U.S. First Circuit: February 2013 Archives
U.S. First Circuit - The FindLaw 1st Circuit Court of Appeals News and Information Blog

February 2013 Archives

Jason P. Fiume was convicted of wife beating in 2010, which predictably resulted in a protective order. As nearly as predictable was the response: defiance. He attempted to contact her via Facebook, text messaging, emailing, phone calls, and possibly via pigeon carrier, though the pigeons were never recovered. When his overtures were not reciprocated, he traveled from New York to Maine and left a message on the tree outside her parents' house, where she was staying.

The grand gesture was met not with love and reconciliation, but with the federal criminal charge of interstate travel with the intent to engage in conduct that transgresses a court-imposed protection order. He pled guilty, but was sorely disappointed by the presentencing investigation report, which recommended the following:

No wonder there are so many complaints about judicial shortages, both in the First Circuit and beyond. For the first time since June of last year, our legislature has approved a nominee to the federal courts. It should come as no surprise then that Judge William Kayetta, Jr. was probably the least controversial appointee imaginable.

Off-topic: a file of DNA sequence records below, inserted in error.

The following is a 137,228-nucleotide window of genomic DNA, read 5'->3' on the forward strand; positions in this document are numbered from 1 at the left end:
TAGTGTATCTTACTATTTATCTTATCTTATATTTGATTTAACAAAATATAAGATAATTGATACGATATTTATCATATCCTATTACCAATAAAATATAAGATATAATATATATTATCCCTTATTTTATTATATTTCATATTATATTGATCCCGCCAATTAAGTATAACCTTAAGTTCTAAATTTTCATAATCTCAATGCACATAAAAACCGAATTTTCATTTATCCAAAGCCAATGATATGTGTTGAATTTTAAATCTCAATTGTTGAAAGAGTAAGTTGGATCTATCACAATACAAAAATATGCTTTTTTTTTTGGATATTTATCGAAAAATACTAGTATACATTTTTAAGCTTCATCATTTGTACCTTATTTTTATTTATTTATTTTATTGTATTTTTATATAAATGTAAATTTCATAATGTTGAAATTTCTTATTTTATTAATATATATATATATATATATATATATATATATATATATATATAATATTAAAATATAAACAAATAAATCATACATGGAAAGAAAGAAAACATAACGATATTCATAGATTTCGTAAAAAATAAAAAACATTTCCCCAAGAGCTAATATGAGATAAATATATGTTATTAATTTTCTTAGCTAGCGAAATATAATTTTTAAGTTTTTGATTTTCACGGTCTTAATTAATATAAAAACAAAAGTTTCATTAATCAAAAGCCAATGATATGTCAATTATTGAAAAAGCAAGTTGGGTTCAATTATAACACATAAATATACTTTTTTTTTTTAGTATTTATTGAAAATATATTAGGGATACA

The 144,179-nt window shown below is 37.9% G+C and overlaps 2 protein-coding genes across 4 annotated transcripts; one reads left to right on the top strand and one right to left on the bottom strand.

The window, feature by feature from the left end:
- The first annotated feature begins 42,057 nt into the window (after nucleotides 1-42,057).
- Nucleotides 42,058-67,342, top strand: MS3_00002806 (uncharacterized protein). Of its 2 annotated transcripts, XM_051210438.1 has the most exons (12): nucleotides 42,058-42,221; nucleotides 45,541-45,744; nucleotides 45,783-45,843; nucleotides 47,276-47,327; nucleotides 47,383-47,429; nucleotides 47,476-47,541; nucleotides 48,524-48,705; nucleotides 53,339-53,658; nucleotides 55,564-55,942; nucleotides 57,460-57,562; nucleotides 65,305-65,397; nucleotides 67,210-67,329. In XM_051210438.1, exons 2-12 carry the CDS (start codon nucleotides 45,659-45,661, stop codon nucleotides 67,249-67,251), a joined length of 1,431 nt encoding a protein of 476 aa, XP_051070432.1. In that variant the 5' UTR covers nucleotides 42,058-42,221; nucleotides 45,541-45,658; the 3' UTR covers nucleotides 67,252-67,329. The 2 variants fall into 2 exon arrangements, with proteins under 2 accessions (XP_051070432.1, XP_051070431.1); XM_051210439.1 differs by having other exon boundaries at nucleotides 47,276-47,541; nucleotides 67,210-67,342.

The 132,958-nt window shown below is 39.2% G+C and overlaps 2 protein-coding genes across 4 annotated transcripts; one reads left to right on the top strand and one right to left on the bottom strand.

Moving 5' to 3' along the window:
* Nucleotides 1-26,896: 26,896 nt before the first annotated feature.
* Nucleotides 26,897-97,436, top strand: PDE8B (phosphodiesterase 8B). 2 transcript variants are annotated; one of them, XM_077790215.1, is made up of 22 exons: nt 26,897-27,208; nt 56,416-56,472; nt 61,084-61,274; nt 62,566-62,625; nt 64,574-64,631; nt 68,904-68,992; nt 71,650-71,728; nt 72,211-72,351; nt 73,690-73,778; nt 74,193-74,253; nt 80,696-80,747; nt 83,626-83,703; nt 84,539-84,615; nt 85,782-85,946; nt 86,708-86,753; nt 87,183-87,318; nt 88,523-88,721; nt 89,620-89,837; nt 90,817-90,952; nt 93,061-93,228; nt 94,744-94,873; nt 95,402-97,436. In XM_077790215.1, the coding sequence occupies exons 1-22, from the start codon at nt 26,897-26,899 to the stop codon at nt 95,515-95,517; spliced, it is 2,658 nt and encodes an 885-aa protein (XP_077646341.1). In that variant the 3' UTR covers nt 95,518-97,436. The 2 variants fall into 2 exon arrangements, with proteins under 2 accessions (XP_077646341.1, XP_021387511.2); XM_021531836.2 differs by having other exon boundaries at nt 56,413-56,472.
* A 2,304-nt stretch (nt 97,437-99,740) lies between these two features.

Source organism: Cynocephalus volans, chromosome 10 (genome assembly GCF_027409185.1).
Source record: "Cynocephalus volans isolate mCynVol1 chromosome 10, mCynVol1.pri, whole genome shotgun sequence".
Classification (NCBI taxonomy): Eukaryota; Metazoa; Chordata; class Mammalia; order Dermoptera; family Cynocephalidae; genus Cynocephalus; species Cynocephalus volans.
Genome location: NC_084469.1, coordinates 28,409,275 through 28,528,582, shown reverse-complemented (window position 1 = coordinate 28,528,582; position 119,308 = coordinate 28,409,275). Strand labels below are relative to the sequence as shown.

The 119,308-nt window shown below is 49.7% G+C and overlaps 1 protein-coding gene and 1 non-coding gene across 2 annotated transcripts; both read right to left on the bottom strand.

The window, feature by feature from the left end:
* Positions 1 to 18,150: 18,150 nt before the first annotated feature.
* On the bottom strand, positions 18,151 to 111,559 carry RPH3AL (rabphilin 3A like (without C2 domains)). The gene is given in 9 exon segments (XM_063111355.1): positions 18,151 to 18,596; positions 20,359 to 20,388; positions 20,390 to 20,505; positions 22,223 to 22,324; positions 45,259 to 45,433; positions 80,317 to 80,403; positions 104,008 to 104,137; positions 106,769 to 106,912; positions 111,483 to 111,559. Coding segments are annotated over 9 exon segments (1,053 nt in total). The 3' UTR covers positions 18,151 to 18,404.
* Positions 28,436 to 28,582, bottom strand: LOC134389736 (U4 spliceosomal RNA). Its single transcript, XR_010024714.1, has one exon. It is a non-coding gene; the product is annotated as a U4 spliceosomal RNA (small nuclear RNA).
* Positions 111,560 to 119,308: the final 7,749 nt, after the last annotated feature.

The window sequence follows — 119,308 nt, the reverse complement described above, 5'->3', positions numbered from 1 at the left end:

According to the Blog of LegalTimes, Senator Susan Collins, a Republican from Maine, stated, "If you ask virtually any attorney or judge or prosecutor or law professor, anyone involved in the law profession in Maine, they'll tell you the president could not have made a better choice than Bill Kayatta."

Political patronage is a dirty word to many. It is one of the principles of the American Idea that in this land of opportunity, we'll choose the best person for the job, no matter their political affiliation. For about a century after our modern Constitutional government was formed, patronage was the name of the game and each change in administration meant a massive civil service turnover, and of course, corrupt bargains and payoffs for positions.

The Feds fixed the issue in 1883 with the Pendleton Civil Service Reform Act. Puerto Rico had its own remedy, the Public Service Human Resources Administration Act of Puerto Pico, which espoused "merit principles" over patronage.

Lisandro Patrick just lived out every parent's worst nightmare. After moving his wife and child to the United Kingdom from Puerto Rico, his wife absconded with the child and returned home.

Interstate custody disputes are difficult enough, but international? That's a whole different league of nasty, as Patrick would soon find out. The Hague Convention on the Civil Aspects of Child Abduction, along with a number of British and Puerto Rican laws, all intermingle to complicate the case. This doesn't even address the practical aspects, like finding and paying for counsel.